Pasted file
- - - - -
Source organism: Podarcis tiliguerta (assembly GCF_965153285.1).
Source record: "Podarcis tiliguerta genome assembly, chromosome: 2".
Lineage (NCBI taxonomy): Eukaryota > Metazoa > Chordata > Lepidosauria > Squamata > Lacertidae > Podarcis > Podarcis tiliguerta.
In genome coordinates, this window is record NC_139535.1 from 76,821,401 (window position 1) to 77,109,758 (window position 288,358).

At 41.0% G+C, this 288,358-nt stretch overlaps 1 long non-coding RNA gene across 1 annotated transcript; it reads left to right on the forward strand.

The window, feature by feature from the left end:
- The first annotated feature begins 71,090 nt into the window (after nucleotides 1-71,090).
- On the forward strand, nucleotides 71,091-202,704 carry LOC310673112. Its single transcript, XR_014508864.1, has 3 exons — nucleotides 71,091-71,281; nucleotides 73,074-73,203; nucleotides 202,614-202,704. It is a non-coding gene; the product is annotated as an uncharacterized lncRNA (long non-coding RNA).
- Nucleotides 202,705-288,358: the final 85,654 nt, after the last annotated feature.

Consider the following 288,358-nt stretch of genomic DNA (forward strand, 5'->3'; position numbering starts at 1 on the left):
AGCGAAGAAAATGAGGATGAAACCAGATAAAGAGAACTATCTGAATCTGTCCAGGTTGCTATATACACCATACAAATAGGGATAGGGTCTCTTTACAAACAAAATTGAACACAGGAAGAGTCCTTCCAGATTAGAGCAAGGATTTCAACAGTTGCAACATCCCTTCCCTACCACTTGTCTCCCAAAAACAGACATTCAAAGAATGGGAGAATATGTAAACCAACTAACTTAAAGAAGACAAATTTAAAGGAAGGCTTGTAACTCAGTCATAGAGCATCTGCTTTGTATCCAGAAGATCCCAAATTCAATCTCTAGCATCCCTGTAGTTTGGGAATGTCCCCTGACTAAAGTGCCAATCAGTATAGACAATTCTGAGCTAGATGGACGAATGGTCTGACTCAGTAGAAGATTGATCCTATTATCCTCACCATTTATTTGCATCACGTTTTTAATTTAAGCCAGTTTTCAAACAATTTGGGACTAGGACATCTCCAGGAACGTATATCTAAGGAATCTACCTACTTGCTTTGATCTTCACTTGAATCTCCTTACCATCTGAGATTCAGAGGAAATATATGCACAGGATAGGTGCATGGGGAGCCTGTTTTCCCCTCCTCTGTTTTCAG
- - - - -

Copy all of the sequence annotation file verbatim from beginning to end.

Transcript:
Source organism: Podarcis tiliguerta (assembly GCF_965153285.1).
Source record: "Podarcis tiliguerta genome assembly, chromosome: 2".
Lineage (NCBI taxonomy): Eukaryota > Metazoa > Chordata > Lepidosauria > Squamata > Lacertidae > Podarcis > Podarcis tiliguerta.
In genome coordinates, this window is record NC_139535.1 from 76,821,401 (window position 1) to 77,109,758 (window position 288,358).

At 41.0% G+C, this 288,358-nt stretch overlaps 1 long non-coding RNA gene across 1 annotated transcript; it reads left to right on the forward strand.

The window, feature by feature from the left end:
- The first annotated feature begins 71,090 nt into the window (after nucleotides 1-71,090).
- On the forward strand, nucleotides 71,091-202,704 carry LOC310673112. Its single transcript, XR_014508864.1, has 3 exons — nucleotides 71,091-71,281; nucleotides 73,074-73,203; nucleotides 202,614-202,704. It is a non-coding gene; the product is annotated as an uncharacterized lncRNA (long non-coding RNA).
- Nucleotides 202,705-288,358: the final 85,654 nt, after the last annotated feature.

Consider the following 288,358-nt stretch of genomic DNA (forward strand, 5'->3'; position numbering starts at 1 on the left):
AGCGAAGAAAATGAGGATGAAACCAGATAAAGAGAACTATCTGAATCTGTCCAGGTTGCTATATACACCATACAAATAGGGATAGGGTCTCTTTACAAACAAAATTGAACACAGGAAGAGTCCTTCCAGATTAGAGCAAGGATTTCAACAGTTGCAACATCCCTTCCCTACCACTTGTCTCCCAAAAACAGACATTCAAAGAATGGGAGAATATGTAAACCAACTAACTTAAAGAAGACAAATTTAAAGGAAGGCTTGTAACTCAGTCATAGAGCATCTGCTTTGTATCCAGAAGATCCCAAATTCAATCTCTAGCATCCCTGTAGTTTGGGAATGTCCCCTGACTAAAGTGCCAATCAGTATAGACAATTCTGAGCTAGATGGACGAATGGTCTGACTCAGTAGAAGATTGATCCTATTATCCTCACCATTTATTTGCATCACGTTTTTAATTTAAGCCAGTTTTCAAACAATTTGGGACTAGGACATCTCCAGGAACGTATATCTAAGGAATCTACCTACTTGCTTTGATCTTCACTTGAATCTCCTTACCATCTGAGATTCAGAGGAAATATATGCACAGGATAGGTGCATGGGGAGCCTGTTTTCCCCTCCTCTGTTTTCAG